The safety of buried pipeline systems is seriously threatened by earthquake hazards like seismic-induced landslides, lateral spreading due to soil liquefaction and faulting, highlighting the need to accurately evaluate their structural performance in the engineering design practice. Currently, two main finite element modelling approaches are employed for assessing the seismic response of the system accounting for the soil-pipe interaction, such as the simplistic beam on Winkler foundation and the more complex continuum model. While the former is incapable to model the realistic soil-pipeline interaction for large scale deformations and to capture the pipeline local instabilities, the latter presents significant disadvantages in terms of elevated computational demands and required expertise of the operator.
In this paper, the seismic performance of a straight buried steel pipeline subjected to strike-slip faulting is analysed within the finite element method, using the beam on Winkler foundation and the continuum approach. To optimize the computational costs, each end of a limited pipe segment crossing the fault is connected to an equivalent-boundary spring, representing the interaction with the rest of the soil-pipeline system. The effect of different soil and pipe parameters having a critical role on the pipeline response is carefully investigated, such as the fault inclination angle, the pipeline burial depth, the soil material, the pipe thickness and the internal pressure.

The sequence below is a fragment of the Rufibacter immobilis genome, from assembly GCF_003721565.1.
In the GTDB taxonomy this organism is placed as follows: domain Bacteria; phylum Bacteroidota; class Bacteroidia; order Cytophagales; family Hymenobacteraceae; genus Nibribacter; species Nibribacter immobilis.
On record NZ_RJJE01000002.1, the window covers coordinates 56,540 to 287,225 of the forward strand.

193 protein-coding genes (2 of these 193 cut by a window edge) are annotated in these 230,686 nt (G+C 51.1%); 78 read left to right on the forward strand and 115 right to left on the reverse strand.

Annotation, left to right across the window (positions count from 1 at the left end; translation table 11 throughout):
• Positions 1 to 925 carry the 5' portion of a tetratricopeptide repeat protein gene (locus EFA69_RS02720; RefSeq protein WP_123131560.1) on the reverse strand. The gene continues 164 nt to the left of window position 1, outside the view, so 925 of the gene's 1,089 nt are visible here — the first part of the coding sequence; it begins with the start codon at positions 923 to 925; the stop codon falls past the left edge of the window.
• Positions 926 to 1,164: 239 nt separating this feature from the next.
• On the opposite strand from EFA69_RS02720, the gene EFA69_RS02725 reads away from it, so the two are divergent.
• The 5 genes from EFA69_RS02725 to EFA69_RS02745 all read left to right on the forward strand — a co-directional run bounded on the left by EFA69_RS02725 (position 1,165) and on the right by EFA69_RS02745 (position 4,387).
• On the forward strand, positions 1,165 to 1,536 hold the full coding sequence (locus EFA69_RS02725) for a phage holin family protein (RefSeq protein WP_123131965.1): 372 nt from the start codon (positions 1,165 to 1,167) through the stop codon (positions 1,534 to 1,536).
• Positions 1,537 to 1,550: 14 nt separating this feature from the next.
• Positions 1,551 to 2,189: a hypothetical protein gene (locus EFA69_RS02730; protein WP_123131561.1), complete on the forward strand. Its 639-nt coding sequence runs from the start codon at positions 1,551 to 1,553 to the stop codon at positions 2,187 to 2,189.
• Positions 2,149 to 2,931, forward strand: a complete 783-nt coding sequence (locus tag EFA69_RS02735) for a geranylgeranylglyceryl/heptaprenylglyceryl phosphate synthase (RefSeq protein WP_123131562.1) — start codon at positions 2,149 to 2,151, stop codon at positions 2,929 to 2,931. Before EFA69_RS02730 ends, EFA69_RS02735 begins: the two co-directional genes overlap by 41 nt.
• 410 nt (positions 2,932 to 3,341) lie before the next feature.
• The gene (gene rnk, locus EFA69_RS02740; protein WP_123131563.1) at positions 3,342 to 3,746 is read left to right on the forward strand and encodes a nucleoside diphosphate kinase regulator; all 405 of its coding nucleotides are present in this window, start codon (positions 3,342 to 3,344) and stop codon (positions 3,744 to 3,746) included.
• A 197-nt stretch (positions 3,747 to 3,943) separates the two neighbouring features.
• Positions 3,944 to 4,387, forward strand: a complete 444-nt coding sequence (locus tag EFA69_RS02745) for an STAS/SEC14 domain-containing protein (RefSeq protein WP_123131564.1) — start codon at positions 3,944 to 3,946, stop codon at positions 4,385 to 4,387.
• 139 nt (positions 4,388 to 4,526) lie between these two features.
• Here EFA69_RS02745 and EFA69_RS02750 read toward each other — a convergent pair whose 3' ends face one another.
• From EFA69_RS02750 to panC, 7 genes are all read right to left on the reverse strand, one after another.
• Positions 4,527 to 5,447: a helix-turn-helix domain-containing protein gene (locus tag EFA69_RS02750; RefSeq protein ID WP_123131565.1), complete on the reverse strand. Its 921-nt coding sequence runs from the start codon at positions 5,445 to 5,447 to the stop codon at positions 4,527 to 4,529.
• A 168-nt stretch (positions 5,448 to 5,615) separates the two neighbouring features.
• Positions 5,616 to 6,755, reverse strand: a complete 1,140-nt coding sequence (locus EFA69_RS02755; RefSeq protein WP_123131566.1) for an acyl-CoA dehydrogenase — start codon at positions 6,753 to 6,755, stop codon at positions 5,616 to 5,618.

The numerical results obtained using both modelling techniques are accurately compared between each other as well as recent research work in the field, giving a better insight on the mechanical behaviour of the soil-pipeline system under strike-slip movement. Finally, a series of recommendations are proposed to enhance the seismic design of buried steel pipelines crossing active faults suggesting different measures in order to optimize the structural performance of the pipeline against similar environmental hazards.